Golden State Killer, Joseph DeAngelo, Arrested After 40-Year Hunt, Authorities Say

By Gregory Lloyd / Posted on April 25, 2018

The notorious Golden State Killer, responsible for 12 murders and 45 rapes across California in the 1970s and ’80s, was arrested early Wednesday morning, authorities announced.

Joseph James DeAngelo, 72, was booked around 2 a.m. Wednesday, Sacramento County Sheriff Scott Jones said at a press conference. DeAngelo is charged with the murder of Lyman and Charlene Smith in 1980 and is also suspected of killing Brian and Katie Maggiore in 1978, officials said.

“We found the needle in the haystack, and it was right here in Sacramento,” said Sacramento County District Attorney Anne Marie Schubert.

Sheriff Jones said evidence began pointing to DeAngelo several days ago, at which point authorities placed him under surveillance and collected a DNA sample that had been “abandoned” by DeAngelo.

Police say they waited for DeAngelo to vacate his home in Citrus Heights, outside Sacramento, before arresting him.

Bruce Harrington, the brother of murder victims Keith and Patrice Harrington, gave an impassioned speech at Wednesday’s press conference, thanking authorities for their “tenacity” and “unrelenting focus” in the case.

“It’s time for victims to heal,” said Harrington. “He’s now in jail, and he’s history.”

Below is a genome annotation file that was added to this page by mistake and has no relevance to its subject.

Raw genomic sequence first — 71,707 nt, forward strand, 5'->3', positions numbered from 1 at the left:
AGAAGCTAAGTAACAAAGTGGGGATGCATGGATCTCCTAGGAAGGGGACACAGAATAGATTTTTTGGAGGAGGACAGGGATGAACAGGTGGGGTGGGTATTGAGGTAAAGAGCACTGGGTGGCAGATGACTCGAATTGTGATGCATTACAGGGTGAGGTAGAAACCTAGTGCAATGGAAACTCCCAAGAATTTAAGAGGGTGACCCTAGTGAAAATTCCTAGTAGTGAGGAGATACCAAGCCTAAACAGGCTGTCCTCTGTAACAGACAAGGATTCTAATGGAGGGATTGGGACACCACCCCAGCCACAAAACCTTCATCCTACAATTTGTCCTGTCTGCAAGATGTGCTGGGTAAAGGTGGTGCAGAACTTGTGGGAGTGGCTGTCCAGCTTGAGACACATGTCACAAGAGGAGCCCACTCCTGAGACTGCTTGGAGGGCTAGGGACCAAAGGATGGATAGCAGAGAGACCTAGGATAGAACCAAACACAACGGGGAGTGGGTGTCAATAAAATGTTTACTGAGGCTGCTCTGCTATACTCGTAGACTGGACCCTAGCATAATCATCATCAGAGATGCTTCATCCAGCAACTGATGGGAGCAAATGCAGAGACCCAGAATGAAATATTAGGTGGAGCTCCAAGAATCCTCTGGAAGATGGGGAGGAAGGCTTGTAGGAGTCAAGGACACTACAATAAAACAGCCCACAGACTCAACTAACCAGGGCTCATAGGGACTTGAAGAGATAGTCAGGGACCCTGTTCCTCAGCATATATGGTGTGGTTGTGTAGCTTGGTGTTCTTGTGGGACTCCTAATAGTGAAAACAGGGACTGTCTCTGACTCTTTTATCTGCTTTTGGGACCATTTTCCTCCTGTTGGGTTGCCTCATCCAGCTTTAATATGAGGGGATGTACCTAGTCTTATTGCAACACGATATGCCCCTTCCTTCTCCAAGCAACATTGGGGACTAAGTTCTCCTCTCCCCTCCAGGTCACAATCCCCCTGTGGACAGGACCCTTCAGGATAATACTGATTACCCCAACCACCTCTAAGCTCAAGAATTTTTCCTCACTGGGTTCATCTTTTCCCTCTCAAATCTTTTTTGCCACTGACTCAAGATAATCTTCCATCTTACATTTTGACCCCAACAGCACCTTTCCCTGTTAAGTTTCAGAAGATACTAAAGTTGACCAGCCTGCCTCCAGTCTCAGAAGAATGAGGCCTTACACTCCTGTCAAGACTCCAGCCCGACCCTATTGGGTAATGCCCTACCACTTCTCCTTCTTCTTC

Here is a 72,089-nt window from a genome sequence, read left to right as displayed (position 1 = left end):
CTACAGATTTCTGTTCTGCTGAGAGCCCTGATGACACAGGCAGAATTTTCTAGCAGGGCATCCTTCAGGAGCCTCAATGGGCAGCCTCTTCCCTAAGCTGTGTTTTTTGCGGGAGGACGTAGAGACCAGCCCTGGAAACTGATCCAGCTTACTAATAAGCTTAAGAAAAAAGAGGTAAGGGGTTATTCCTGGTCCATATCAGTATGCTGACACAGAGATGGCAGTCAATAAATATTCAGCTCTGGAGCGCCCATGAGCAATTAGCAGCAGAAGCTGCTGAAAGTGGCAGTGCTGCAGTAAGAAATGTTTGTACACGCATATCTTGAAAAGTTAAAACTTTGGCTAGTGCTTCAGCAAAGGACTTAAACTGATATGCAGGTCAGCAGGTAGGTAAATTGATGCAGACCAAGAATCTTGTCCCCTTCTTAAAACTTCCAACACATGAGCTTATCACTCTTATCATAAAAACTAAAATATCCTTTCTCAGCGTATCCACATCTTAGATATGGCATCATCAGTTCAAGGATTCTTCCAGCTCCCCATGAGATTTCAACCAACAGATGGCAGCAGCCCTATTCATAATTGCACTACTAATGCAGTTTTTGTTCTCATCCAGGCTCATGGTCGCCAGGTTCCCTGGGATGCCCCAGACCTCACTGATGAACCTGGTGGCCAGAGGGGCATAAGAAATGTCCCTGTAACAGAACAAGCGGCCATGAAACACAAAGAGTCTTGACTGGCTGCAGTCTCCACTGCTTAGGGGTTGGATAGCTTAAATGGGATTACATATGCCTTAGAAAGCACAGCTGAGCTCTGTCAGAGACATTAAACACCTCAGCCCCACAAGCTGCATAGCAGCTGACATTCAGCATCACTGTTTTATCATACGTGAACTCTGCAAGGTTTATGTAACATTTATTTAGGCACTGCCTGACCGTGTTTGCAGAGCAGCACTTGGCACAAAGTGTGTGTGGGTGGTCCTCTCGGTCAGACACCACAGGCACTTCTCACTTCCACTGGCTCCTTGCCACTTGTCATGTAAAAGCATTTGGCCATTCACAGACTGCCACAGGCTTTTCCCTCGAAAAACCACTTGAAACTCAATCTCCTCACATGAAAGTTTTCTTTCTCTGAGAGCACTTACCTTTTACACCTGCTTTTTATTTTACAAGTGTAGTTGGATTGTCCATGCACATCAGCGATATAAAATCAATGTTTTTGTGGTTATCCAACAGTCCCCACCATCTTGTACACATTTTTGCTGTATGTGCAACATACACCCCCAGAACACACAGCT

On Wednesday morning, Oswalt called the news “surreal” and said in an Instagram video: “Think you got him, Michelle.”

The fifth victim of the Golden State Killer, Jane Carson-Sandler, said she learned about the arrest from two detectives in the case.

“I just found out this morning,” she told The Island Packet. “I’m overwhelmed with joy. I’ve been crying, sobbing.”

The Golden State Killer’s attacks began in 1976, and he eventually moved on to sexually assaulting women in the East Bay Area region of California near Sacramento, which led to the suspect’s alias, The East Area Rapist. Years later, the same person began attacking 400 miles away in Southern California. The attacks ended in 1986 and were linked through the killer’s modus operandi and DNA evidence.

The Smiths were killed in March 1980 inside their hilltop home in Ventura. They were bound with a drapery cord from the house (the killer’s original M.O. was to bind victims with items from their home) and bludgeoned to death with a log from the premises.

The Maggiores were gunned down while walking their dog in Sacramento in February 1978. Residents provided police with a description of a suspect and police subsequently released sketches. The killer only attacked once more in Sacramento following the sketches, McNamara wrote.

Jail records show that DeAngelo fits the FBI profile of the killer: 5-foot-11 and now between the ages of 60 and 75 years old. Public records show that DeAngelo lived in the Sacramento area, Whittier, and Long Beach.

The Golden State Killer was, according to the FBI, thought to have an “interest in the military, or had some military training, leaving him familiar and proficient with firearms.”

Sheriff Jones said DeAngelo “was committing crimes while he was employed as a police officer” from 1973 to 1979. DeAngelo was an officer first in Exeter, in central California, and then in Auburn, outside Sacramento.

In Exeter, DeAngelo was investigating burglaries for the police department, according to a newspaper report at the time—the same time the Golden State Killer was ransacking homes in the area.